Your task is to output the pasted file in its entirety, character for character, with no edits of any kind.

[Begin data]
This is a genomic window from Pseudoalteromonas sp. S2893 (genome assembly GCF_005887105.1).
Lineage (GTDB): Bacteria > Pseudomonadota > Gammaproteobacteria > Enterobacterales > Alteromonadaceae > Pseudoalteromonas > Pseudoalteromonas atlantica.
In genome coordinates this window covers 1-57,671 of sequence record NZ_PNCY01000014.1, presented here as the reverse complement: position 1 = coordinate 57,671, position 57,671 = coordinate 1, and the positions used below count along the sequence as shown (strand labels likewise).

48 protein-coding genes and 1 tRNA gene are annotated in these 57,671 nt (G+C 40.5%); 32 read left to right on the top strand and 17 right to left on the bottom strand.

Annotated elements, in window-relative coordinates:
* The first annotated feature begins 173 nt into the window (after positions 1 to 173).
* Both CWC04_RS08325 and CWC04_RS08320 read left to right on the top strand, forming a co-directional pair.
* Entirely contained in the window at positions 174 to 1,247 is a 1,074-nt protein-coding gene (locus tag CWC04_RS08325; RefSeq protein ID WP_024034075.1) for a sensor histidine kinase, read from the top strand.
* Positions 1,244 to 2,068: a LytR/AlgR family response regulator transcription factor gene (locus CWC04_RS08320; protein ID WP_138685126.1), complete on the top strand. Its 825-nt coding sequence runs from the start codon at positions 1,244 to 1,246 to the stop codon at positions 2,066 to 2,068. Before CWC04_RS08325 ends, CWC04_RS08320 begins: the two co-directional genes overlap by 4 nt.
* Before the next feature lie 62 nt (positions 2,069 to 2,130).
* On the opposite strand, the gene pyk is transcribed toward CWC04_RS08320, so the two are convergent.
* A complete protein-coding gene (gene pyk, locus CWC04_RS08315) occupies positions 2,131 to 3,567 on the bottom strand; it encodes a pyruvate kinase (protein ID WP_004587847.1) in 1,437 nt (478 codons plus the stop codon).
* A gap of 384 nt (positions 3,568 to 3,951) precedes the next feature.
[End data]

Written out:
This is a genomic window from Pseudoalteromonas sp. S2893 (genome assembly GCF_005887105.1).
Lineage (GTDB): Bacteria > Pseudomonadota > Gammaproteobacteria > Enterobacterales > Alteromonadaceae > Pseudoalteromonas > Pseudoalteromonas atlantica.
In genome coordinates this window covers 1-57,671 of sequence record NZ_PNCY01000014.1, presented here as the reverse complement: position 1 = coordinate 57,671, position 57,671 = coordinate 1, and the positions used below count along the sequence as shown (strand labels likewise).

48 protein-coding genes and 1 tRNA gene are annotated in these 57,671 nt (G+C 40.5%); 32 read left to right on the top strand and 17 right to left on the bottom strand.

Annotated elements, in window-relative coordinates:
* The first annotated feature begins 173 nt into the window (after positions 1 to 173).
* Both CWC04_RS08325 and CWC04_RS08320 read left to right on the top strand, forming a co-directional pair.
* Entirely contained in the window at positions 174 to 1,247 is a 1,074-nt protein-coding gene (locus tag CWC04_RS08325; RefSeq protein ID WP_024034075.1) for a sensor histidine kinase, read from the top strand.
* Positions 1,244 to 2,068: a LytR/AlgR family response regulator transcription factor gene (locus CWC04_RS08320; protein ID WP_138685126.1), complete on the top strand. Its 825-nt coding sequence runs from the start codon at positions 1,244 to 1,246 to the stop codon at positions 2,066 to 2,068. Before CWC04_RS08325 ends, CWC04_RS08320 begins: the two co-directional genes overlap by 4 nt.
* Before the next feature lie 62 nt (positions 2,069 to 2,130).
* On the opposite strand, the gene pyk is transcribed toward CWC04_RS08320, so the two are convergent.
* A complete protein-coding gene (gene pyk, locus CWC04_RS08315) occupies positions 2,131 to 3,567 on the bottom strand; it encodes a pyruvate kinase (protein ID WP_004587847.1) in 1,437 nt (478 codons plus the stop codon).
* A gap of 384 nt (positions 3,568 to 3,951) precedes the next feature.